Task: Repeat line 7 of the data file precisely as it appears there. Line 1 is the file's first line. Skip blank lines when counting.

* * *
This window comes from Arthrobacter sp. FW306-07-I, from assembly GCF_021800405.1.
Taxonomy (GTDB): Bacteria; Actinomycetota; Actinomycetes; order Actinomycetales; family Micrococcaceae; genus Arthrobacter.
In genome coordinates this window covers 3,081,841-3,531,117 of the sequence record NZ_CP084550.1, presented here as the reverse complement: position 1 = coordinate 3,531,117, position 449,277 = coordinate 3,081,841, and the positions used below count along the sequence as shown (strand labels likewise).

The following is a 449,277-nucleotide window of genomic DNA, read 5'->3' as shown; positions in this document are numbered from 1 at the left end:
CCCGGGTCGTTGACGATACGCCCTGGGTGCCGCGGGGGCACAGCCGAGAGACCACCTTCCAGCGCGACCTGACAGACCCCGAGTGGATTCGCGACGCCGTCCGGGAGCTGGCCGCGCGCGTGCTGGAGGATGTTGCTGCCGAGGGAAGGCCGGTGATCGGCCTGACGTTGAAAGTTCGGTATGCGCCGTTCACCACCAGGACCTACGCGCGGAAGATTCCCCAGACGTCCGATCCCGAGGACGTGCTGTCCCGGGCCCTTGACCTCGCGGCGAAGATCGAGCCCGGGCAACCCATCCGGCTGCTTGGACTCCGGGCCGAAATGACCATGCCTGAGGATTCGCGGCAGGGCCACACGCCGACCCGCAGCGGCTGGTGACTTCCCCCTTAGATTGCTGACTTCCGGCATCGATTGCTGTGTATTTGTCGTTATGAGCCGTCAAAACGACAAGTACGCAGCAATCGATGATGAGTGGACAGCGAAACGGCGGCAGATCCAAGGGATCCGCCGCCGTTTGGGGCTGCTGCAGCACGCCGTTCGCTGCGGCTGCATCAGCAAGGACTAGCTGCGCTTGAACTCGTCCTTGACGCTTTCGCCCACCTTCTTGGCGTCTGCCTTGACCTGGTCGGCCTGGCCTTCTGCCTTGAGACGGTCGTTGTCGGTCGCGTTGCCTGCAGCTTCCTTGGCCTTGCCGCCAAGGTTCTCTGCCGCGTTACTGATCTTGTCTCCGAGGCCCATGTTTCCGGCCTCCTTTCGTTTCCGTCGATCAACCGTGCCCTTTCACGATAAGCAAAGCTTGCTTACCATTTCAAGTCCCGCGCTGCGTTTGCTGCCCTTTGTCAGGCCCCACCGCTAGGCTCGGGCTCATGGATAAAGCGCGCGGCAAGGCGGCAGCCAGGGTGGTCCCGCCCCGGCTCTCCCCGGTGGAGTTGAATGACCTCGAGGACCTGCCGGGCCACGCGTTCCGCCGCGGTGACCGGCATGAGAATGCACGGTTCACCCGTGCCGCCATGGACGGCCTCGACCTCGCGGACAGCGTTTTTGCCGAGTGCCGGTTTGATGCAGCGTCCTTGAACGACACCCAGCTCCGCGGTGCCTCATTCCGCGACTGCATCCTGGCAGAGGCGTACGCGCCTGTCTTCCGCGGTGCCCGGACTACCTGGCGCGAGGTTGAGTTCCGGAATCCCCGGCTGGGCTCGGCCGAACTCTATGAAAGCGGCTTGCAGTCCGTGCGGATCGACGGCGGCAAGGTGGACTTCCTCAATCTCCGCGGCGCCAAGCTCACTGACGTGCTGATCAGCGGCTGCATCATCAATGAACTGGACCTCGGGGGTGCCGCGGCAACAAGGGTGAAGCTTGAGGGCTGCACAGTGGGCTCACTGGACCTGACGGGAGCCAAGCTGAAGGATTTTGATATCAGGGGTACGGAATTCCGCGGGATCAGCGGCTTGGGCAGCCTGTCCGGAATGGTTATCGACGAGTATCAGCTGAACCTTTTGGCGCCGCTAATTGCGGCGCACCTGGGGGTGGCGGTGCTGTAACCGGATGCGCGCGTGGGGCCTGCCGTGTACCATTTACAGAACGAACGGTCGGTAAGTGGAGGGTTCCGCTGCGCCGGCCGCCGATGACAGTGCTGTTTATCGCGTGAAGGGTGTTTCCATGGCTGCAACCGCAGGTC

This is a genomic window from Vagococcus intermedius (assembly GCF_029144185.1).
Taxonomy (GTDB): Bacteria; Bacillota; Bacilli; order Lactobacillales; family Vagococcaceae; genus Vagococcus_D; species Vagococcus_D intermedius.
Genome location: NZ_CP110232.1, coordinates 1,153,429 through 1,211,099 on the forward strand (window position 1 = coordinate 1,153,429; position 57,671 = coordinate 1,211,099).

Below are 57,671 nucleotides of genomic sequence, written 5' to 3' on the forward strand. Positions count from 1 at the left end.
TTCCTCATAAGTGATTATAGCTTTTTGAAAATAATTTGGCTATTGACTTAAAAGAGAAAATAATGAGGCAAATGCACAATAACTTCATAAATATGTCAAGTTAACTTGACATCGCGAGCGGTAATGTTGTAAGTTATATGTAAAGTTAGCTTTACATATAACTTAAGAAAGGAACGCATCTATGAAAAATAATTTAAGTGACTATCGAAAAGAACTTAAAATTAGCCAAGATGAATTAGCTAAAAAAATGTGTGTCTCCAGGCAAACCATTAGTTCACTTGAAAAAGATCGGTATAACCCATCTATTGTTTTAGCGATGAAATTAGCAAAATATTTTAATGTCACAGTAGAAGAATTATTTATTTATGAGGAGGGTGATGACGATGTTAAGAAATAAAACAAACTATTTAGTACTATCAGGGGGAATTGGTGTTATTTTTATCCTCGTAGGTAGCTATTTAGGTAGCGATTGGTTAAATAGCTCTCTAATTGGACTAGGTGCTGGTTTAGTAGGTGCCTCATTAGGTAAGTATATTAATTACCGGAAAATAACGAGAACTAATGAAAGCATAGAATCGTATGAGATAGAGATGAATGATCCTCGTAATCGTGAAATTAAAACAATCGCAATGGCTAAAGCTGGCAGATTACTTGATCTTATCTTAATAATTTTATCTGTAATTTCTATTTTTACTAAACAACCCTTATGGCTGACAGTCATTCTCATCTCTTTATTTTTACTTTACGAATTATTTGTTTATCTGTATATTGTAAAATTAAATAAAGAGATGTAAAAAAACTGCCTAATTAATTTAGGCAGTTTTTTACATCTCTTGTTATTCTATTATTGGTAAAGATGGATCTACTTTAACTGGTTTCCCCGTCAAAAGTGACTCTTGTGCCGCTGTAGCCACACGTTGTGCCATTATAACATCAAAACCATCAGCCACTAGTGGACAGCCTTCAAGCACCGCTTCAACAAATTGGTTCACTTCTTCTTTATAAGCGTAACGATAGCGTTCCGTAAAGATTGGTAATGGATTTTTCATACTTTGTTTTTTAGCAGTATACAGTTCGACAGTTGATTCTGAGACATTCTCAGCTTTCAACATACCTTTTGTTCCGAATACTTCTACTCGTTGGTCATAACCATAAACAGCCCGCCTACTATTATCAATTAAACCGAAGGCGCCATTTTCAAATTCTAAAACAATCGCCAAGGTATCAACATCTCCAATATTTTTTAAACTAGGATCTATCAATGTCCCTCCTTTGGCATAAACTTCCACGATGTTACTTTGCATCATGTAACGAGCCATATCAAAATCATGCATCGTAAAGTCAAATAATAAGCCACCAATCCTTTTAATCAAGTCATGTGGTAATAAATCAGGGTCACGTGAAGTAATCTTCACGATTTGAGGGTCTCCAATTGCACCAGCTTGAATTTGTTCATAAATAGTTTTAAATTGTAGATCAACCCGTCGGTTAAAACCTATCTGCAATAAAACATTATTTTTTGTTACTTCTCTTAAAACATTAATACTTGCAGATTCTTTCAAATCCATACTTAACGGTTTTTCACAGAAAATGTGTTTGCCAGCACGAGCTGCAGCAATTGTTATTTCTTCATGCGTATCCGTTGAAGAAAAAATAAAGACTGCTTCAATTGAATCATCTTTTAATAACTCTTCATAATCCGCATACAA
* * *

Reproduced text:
Taxonomy (GTDB): Bacteria; Bacillota; Bacilli; order Lactobacillales; family Vagococcaceae; genus Vagococcus_D; species Vagococcus_D intermedius.